FORT WORTH -- A shocking announcement from actor Michael Douglas has got a lot of people talking.
In a frank interview with The Guardian, the 68-year-old actor said his throat cancer might have been caused by the sexually-transmitted human papilloma virus (HPV). When he was diagnosed in 2010, Douglas said smoking and alcohol - known risks of throat cancer - were responsible for his diagnosis.
HPV's links to cervical cancer are well-known. But, the rates of head and neck cancers from human papilloma virus are rising fast.
According to a study in the Journal of Clinical Oncology, head, neck, and throat cancers that tested positive for HPV rose 225 percent between 1988 and 2004. The CDC estimates about 63 percent of the oropharyngeal cancers diagnosed each year in the United States are caused by HPV.
"We gotta have these conversations," said Baylor All Saints nurse Sherree Bennett. "There is only one way to get HPV in your head and neck area, and that is through oral sex."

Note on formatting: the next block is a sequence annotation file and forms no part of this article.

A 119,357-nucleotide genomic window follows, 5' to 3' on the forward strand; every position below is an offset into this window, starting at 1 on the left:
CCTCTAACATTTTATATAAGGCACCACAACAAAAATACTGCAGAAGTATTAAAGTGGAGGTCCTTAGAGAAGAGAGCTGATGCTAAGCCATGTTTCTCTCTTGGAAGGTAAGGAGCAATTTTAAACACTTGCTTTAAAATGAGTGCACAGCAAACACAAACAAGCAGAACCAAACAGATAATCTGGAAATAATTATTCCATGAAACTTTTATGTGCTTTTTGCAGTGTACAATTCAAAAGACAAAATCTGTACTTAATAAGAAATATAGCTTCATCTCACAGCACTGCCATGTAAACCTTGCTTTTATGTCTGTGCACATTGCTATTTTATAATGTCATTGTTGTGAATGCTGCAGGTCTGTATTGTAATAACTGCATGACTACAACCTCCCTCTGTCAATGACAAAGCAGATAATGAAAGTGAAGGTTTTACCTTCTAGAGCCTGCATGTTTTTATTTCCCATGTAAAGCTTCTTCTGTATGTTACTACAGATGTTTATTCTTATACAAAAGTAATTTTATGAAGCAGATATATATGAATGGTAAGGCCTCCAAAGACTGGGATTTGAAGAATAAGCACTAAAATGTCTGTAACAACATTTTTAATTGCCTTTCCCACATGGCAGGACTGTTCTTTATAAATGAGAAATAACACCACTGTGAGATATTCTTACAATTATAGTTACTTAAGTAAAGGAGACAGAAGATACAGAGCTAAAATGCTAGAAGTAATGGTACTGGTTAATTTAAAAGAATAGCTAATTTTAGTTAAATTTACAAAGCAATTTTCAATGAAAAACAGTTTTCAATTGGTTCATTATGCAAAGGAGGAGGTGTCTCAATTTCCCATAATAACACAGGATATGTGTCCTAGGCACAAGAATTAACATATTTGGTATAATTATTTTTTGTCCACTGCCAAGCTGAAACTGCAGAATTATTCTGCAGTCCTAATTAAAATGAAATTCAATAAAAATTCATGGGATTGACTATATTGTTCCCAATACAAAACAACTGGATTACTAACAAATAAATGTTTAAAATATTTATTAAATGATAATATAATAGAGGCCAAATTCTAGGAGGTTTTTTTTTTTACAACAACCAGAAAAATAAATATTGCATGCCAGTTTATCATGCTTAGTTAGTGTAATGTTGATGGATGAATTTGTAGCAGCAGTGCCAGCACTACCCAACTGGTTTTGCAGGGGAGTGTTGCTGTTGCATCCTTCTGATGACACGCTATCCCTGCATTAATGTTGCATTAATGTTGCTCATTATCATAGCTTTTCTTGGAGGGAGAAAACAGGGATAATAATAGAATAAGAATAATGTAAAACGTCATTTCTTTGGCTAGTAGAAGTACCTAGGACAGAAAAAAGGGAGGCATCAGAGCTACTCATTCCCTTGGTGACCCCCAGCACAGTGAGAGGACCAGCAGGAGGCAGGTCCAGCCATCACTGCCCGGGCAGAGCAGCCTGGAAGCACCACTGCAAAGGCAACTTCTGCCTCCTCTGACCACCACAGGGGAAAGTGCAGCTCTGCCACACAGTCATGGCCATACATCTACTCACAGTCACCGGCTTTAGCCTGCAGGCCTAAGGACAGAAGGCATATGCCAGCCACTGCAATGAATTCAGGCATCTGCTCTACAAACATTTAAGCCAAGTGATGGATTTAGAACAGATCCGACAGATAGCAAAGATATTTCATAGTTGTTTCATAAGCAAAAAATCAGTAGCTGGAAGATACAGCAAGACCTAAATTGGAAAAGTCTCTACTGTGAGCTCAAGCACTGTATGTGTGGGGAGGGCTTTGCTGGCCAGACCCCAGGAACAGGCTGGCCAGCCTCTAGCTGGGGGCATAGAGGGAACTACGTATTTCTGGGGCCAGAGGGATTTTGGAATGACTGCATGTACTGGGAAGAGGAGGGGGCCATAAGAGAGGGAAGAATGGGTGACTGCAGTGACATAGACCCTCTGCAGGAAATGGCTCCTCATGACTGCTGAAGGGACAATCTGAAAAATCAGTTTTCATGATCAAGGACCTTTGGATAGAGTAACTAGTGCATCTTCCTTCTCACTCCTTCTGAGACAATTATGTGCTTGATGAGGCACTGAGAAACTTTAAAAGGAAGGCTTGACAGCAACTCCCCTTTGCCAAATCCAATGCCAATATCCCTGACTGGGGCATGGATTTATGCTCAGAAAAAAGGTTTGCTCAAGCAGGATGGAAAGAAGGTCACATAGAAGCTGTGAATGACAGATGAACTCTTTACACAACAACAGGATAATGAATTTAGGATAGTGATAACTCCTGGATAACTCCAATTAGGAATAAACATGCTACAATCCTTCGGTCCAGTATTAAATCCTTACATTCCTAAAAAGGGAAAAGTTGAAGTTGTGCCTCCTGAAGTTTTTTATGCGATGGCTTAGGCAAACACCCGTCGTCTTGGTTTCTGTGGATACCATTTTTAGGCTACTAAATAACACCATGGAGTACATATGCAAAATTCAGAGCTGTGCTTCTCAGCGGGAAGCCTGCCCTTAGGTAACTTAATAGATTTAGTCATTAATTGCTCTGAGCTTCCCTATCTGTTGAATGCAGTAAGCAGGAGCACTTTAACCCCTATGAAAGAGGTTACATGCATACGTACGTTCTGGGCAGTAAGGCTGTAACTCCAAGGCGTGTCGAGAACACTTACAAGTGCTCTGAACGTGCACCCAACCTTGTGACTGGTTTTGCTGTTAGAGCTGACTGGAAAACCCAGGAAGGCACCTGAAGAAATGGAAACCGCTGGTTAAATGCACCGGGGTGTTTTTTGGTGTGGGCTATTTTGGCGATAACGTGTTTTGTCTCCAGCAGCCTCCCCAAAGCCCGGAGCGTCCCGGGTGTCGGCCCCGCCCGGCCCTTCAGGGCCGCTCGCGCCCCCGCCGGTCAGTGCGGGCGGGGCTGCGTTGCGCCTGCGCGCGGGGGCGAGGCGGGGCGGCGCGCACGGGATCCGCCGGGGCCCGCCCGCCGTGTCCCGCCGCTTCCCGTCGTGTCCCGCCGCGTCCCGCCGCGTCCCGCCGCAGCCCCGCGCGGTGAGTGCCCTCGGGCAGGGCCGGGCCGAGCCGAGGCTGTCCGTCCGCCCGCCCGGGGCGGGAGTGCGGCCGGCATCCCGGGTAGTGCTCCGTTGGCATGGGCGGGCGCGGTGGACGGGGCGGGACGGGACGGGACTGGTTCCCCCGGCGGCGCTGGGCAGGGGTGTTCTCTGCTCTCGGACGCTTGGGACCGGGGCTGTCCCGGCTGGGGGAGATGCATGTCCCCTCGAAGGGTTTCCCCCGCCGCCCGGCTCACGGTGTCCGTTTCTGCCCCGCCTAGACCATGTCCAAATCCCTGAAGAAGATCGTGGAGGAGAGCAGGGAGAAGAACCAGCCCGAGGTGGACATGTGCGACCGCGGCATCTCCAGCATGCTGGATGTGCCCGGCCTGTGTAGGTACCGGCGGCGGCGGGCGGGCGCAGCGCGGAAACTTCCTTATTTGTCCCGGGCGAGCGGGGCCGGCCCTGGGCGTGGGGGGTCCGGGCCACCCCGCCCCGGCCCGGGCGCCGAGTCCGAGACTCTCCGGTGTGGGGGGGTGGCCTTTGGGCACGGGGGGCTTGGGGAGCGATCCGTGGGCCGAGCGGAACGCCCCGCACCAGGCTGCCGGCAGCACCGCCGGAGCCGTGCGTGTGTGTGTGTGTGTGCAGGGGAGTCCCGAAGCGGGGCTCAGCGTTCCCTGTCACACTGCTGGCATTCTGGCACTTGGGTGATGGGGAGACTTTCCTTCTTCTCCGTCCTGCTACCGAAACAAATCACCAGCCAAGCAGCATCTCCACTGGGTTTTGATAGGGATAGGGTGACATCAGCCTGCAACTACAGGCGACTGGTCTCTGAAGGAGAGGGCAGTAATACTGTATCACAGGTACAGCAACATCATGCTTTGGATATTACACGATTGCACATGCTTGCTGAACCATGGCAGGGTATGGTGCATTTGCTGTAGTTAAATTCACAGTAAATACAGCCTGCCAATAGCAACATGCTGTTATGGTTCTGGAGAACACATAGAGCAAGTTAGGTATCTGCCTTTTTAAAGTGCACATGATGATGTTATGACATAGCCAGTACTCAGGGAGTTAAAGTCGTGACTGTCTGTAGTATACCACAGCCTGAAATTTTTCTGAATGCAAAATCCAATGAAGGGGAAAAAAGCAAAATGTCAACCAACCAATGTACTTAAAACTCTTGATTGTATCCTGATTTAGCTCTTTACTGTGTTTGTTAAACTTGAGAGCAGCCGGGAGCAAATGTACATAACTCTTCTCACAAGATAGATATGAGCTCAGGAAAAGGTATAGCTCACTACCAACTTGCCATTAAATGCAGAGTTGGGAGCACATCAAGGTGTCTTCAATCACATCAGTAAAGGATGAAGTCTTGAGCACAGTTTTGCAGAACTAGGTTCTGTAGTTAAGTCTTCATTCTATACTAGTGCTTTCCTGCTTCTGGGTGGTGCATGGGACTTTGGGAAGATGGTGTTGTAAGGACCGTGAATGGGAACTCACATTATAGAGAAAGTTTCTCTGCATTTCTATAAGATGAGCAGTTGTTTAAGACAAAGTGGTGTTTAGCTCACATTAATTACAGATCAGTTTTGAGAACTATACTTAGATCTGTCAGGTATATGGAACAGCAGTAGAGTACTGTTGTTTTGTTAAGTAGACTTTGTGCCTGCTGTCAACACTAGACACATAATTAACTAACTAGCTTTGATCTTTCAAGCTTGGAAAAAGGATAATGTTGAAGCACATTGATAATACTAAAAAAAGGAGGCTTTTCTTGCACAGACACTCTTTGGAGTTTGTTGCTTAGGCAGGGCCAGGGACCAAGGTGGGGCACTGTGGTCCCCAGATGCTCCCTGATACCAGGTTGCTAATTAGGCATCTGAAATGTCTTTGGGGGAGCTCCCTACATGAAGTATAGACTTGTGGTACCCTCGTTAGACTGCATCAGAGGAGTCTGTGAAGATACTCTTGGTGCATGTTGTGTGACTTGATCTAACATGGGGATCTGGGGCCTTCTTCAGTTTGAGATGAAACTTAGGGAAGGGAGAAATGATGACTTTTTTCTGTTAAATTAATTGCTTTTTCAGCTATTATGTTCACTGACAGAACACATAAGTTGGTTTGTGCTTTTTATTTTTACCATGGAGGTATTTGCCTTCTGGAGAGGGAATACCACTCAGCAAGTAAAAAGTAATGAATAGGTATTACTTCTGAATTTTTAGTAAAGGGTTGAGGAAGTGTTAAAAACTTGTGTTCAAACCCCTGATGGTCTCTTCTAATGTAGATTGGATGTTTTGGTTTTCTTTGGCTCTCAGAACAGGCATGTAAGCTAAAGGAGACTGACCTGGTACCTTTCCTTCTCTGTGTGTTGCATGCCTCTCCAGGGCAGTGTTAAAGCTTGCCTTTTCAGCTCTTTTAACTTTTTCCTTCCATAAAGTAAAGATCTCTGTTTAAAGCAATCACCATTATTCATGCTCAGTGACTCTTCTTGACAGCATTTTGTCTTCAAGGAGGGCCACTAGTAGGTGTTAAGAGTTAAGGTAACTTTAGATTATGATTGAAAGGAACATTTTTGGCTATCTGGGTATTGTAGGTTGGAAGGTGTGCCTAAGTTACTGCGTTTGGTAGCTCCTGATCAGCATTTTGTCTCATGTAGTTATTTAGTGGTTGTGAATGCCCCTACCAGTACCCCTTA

Bennett is a nurse navigator who helps cancer patients through their treatment journey. She said patients diagnosed with an HPV-related cancer are often embarrassed.
She has been educating the public for years about the sensitive and often uncomfortable subject. Teenagers, she said, especially need to hear Douglas' message.
"No, you can't get pregnant having oral sex, but yes, you can spread HPV having oral sex," Bennett said. "And that's probably not something as a 16-year-old, that you're going to have to pay for as an 18- or a 20-, 25-, 28-, or 30-year-old. You're probably going to pay for it when you're in your 40's."
HPV vaccinations can help prevent certain strains responsible for some cervical, head, neck, mouth, tongue, and anal cancers.
Michael Douglas was diagnosed with throat cancer when he was 65. Because HPV infections are common and often silent, there was no way to know he was infected with a potentially-deadly strain until it was almost too late.